Sailing on Adventuress – Part 2

Image of Schooner Adventuress under sail - photo courtesy Sound Experience

Schooner Adventuress design and specifications

Adventuress is a beautiful vessel, long and sleek and ship shape. For detail mongers, she’s a Gaff Topsail Two-masted Schooner measuring 133 feet from the tip of her bowsprit to the up tilted crown of her stern … for which there is probably a more accurate and saltier term. Her rig stands 110 feet tall and she flies seven sails.

Adventuress‘ history and specs are written up on the Sound Experience website, and in a book called “Adventuress: The Four Lives” by Trink Schurian, but here are the highlights as I see them.

She was designed by naval architect B.B. Crowninshield, who was famous for designing America’s Cup contenders, and built in 1913 by Rice Brothers in East Boothbay Maine.  She is the largest Crowninshield vessel still sailing.

Adventuress‘ original purpose

Adventuress was built for John Borden II, son of a successful land and mining investor. An avid sportsman (read hunter) Borden had noticed that the American Museum of Natural History lacked a specimen of a bowhead whale. In order to rectify that problem, he decided sail to the arctic and bring one back.

[DELETED rant re: men and the drive to taxidermy]
Stay on the boat … stay on the boat

After getting a good look at Adventuress on Saturday, I suspect Mr. Borden was not so enamored of hauling a dead whale down the Pacific Coast, around South America and then up the Atlantic Coast again, as he was of sailing about on pretty boats. I think he used the whale as an excuse for having one built for himself. And what a boat he built. Sturdy, beautiful, and lucky, in her 97 years Adventuress has weathered not just her share of storms – including one that dismasted her – but the vagaries of human fashion, the indignities of war and the march of progress. She’s won a lot of admirers in the process, and now appears on the National Register of Historic Places.

The romance of the sea

While the schooner’s technical data may set some hearts aflutter, others of us are more stirred by the romance of giant spars, gleaming brightwork, white rope coiled on dark, planked decks and the absence of electronics and winches. This is an old boat and aboard her, old is good. To sail her, the crew primarily does things the old fashioned way, with muscle and know how.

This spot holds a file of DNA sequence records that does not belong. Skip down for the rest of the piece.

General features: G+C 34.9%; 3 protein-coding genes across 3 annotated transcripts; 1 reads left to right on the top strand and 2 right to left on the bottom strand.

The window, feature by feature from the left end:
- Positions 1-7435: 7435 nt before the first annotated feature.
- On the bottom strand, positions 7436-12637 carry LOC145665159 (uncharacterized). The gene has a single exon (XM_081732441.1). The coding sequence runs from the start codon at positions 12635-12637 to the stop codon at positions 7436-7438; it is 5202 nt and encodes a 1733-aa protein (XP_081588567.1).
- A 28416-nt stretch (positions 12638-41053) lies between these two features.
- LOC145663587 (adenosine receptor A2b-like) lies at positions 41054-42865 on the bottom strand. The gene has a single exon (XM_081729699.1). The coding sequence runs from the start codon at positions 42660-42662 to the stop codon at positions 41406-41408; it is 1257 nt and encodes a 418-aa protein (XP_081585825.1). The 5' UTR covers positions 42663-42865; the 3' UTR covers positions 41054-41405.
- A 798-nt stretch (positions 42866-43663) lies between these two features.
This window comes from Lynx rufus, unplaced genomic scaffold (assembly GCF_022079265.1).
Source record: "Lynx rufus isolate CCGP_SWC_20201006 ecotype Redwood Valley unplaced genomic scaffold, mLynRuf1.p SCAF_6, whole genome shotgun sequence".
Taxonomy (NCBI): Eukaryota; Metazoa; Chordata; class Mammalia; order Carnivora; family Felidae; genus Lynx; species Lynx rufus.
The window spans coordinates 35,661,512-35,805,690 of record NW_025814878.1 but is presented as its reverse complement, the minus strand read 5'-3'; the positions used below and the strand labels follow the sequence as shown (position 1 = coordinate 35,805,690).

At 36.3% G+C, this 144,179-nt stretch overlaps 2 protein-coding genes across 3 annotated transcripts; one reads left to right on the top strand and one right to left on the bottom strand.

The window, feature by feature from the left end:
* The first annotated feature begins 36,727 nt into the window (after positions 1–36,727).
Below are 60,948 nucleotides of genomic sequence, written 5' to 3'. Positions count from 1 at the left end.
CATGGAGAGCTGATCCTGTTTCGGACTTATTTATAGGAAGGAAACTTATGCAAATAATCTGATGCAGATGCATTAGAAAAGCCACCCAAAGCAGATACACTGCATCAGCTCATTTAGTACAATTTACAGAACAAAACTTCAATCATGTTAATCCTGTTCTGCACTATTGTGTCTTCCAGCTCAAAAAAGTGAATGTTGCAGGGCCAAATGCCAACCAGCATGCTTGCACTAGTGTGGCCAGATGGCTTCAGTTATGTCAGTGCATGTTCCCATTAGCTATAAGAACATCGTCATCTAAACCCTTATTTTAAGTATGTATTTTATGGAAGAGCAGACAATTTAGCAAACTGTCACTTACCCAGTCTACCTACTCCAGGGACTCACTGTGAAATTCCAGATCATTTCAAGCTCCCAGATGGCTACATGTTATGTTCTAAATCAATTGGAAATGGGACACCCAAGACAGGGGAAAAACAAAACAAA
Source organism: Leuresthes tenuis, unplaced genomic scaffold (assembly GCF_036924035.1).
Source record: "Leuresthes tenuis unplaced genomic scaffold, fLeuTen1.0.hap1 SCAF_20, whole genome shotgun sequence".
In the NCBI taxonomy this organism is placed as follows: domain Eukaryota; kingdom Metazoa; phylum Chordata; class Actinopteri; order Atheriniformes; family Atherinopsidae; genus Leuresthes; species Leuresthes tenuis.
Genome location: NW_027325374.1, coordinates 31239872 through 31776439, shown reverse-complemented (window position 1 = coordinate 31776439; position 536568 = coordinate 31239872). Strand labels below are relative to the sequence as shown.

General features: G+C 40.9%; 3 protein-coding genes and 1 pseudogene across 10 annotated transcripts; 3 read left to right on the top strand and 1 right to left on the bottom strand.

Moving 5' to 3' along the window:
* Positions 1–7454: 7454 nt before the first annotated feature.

Captain Daniel Evans

That doesn’t mean things are done by grizzled fellows in tatty pea coats. The crew of Adventuress is young and stylish. In fact, her dashing captain was featured in the (sadly now defunct) online magazine Tall Ship Sexy. With good reason. Ladies, if you’re looking for something different to do this summer I suggest you forget the Twlight Tour and sail on Adventuress with Captain Daniel Evans, who is not fictional.

Chief Mate Sarah deomonstrates donning a life vest

Once the last passenger (yes, it was me) had climbed the boarding ladder, Captain Evans and Chief Mate Sarah Felder began a shipboard version of the safety demonstration so familiar to airline passengers. I won’t try to recount their comedy routine about trip-hazards, boom shenanigans and life-jacket donning for you here, but I hope Sound Experience will produce a safety video because it was quite well done and a bit of a hoot.

Next up – The actual SAILING part

Back to Part 1

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  1. It was definitely laughter with you! We’re looking forward to the next installment. I’ll do my best on that video!

    All the best,


  2. Nancy! Thank you again for the continuation of this article. All of us here in the Office Watch loved this post. You had us all laughing out loud.

    Also, a safety video is a GREAT idea. I’ll see if I can make that happen next time I’m aboard.

    All the best,


    1. I’m glad you liked it. Here’s hoping the laughter was with me rather than at me for some major land-lubberism. The safety video is a winner, I know you’ll do a great job.

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